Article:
The adoration of the Magi.

Very different from the simple shepherds were the wise men who came from three different parts of the globe, a long journey that must have taken them well over a year. They were serious scholars who studied the heavens and the movement of the heavenly bodies. They were both astronomers and astrologers, and we have not seen their like since astronomy and astrology were separated many centuries ago.

The wise men were wise men indeed, men of great intellectual sophistication; but each one saw the birth of an unknown child as an event of unprecedented proportions, and each one left home to make the long trip to Judea because of what he had read in the movement of the planets and the stars. They understood the birth of a single child could affect the entire universe, just as physicists today understand that all of creation is a single organism. Nothing happens in isolation. The crying of a baby sends sound waves to galaxies thousands of light years away.

So these ancient astronomers believed that something was happening in Bethlehem that would change the world . . . The wonder of the Incarnation can only be accepted with awe. Jesus was wholly human, and Jesus was wholly divine. This is something that has baffled philosophers and theologians for two thousand years. Like love, it cannot be explained, it can only be rejoiced in. Did the wise men understand this Glorious Impossible? Perhaps they came close. They left gifts of gold, frankincense, and myrrh; and being warned in a dream not to go back to Herod, they returned to their homes by another way. -Madeleine L’Engle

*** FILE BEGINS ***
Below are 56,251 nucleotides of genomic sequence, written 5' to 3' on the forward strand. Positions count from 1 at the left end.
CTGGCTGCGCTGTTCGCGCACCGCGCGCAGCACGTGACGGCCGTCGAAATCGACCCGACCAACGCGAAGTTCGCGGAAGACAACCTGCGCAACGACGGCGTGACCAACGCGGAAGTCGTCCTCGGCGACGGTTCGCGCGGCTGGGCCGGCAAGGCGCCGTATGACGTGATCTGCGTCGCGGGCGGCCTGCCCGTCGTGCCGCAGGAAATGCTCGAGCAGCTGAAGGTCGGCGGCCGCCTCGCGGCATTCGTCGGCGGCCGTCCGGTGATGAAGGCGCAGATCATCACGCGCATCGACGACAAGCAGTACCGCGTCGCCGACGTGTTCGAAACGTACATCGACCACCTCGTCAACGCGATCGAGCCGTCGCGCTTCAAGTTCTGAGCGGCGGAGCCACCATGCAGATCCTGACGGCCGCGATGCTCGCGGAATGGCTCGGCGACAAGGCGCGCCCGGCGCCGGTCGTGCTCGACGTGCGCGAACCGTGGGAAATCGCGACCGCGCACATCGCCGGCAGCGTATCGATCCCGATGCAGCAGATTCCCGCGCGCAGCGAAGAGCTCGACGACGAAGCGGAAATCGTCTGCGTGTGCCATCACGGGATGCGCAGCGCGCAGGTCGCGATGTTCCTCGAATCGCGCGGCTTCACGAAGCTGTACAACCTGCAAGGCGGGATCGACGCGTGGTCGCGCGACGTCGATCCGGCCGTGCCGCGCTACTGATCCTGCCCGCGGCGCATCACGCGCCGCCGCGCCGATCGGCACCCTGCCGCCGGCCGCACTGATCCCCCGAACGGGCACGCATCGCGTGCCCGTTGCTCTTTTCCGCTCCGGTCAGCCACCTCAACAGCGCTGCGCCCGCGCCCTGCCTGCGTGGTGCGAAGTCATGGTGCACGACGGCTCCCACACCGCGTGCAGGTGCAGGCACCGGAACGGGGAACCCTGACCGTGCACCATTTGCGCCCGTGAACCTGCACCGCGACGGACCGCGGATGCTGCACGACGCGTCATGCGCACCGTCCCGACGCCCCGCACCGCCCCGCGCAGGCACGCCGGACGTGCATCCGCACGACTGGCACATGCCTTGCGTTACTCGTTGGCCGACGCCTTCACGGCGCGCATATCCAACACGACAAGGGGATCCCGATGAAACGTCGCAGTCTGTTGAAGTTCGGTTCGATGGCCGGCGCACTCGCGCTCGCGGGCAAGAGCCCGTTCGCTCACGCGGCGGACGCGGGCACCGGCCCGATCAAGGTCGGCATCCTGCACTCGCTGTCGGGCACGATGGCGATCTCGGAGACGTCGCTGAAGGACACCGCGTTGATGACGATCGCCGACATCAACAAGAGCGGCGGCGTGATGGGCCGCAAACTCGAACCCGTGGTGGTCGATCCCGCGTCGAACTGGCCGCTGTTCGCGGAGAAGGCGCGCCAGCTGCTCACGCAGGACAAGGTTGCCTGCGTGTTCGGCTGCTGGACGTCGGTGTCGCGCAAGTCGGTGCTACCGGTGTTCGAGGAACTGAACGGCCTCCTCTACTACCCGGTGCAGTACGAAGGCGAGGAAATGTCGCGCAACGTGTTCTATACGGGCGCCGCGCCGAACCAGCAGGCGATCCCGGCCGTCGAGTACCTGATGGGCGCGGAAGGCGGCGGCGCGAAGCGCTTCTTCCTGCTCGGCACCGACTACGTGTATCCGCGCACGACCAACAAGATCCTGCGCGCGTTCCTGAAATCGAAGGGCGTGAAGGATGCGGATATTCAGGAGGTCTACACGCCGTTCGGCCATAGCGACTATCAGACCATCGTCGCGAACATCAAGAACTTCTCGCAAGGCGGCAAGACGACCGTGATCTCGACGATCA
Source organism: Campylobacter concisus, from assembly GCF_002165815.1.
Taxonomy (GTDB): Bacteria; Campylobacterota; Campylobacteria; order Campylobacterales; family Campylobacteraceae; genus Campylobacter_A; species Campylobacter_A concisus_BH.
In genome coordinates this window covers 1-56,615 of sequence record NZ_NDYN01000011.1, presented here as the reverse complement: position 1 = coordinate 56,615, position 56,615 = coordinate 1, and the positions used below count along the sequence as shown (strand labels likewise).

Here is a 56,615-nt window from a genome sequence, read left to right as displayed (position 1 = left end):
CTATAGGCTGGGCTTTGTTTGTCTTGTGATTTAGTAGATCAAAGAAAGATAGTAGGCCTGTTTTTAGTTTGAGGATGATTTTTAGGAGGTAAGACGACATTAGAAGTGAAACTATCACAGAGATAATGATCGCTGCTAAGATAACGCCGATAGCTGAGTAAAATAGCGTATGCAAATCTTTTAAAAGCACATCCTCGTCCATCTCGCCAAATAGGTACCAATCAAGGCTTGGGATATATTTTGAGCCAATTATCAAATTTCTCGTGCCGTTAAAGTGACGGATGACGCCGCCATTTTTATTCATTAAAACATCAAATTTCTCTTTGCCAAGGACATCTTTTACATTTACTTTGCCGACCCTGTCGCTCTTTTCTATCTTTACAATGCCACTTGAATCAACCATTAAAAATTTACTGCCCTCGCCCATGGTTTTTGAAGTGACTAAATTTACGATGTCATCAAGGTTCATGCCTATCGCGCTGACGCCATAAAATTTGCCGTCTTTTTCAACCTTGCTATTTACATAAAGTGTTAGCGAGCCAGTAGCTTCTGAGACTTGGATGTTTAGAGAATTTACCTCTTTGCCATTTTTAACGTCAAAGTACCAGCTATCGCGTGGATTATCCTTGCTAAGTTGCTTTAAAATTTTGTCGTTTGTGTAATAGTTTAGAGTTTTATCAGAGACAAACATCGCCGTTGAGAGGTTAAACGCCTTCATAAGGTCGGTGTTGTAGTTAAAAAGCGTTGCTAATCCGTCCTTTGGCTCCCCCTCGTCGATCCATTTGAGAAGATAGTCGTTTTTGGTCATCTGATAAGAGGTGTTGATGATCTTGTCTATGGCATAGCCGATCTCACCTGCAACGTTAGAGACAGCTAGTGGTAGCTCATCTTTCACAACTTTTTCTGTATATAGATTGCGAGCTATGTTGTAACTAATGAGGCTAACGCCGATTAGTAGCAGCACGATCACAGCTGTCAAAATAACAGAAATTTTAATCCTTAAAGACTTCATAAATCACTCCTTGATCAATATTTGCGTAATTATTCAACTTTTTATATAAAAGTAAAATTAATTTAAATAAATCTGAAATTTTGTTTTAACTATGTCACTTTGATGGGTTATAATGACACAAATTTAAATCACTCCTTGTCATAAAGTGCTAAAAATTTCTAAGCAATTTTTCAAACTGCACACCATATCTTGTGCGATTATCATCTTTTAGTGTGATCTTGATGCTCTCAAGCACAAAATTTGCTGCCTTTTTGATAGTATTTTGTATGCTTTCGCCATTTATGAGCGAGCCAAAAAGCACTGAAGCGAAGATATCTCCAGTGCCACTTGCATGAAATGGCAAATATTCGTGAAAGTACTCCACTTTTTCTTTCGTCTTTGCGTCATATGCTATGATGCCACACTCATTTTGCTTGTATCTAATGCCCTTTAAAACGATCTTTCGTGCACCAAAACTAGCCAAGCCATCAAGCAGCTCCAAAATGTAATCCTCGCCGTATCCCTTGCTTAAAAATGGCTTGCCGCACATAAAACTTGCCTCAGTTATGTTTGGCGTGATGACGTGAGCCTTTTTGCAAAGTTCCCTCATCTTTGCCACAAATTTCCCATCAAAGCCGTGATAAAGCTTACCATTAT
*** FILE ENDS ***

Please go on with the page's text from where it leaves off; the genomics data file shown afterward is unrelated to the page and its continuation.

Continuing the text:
I have stayed away from poems and passages about the Magi because, really, that’s supposed to come after Christmas. But I found this one so moving, I had to include it. My apologies to those of you who think I should have waited until Epiphany. I just love the sentence, “[T]hese ancient astronomers believed that something was happening in Bethlehem that would change the world.” How did they respond? They traveled on a long journey to find out what was happening.

I also believe that something happened in Bethlehem that changed the world. I even have the benefit of knowing how the story ends. (Well, not the very end of the story, but at least the end of the chapter of Jesus’ life on earth.) I believe that the birth of that child did affect the whole universe, that it was an event of unprecedented proportions, that it was an act of love that cannot be explained or completely understood. It is a cliche at this point, to say that, after encountering Jesus, we are unable to go back the way that we came. But if I were to travel this world as those wise men made their journey–with a purpose, with faith–how would the people around me be affected?

And how can I possibly live as if the birth and life and death of Jesus hasn’t made a difference when it was an act of love that changed the course of this world? The creator of all the universe entered this world as a helpless baby. What gifts have I to offer him?

Post a Comment

Your email is never shared. Required fields are marked *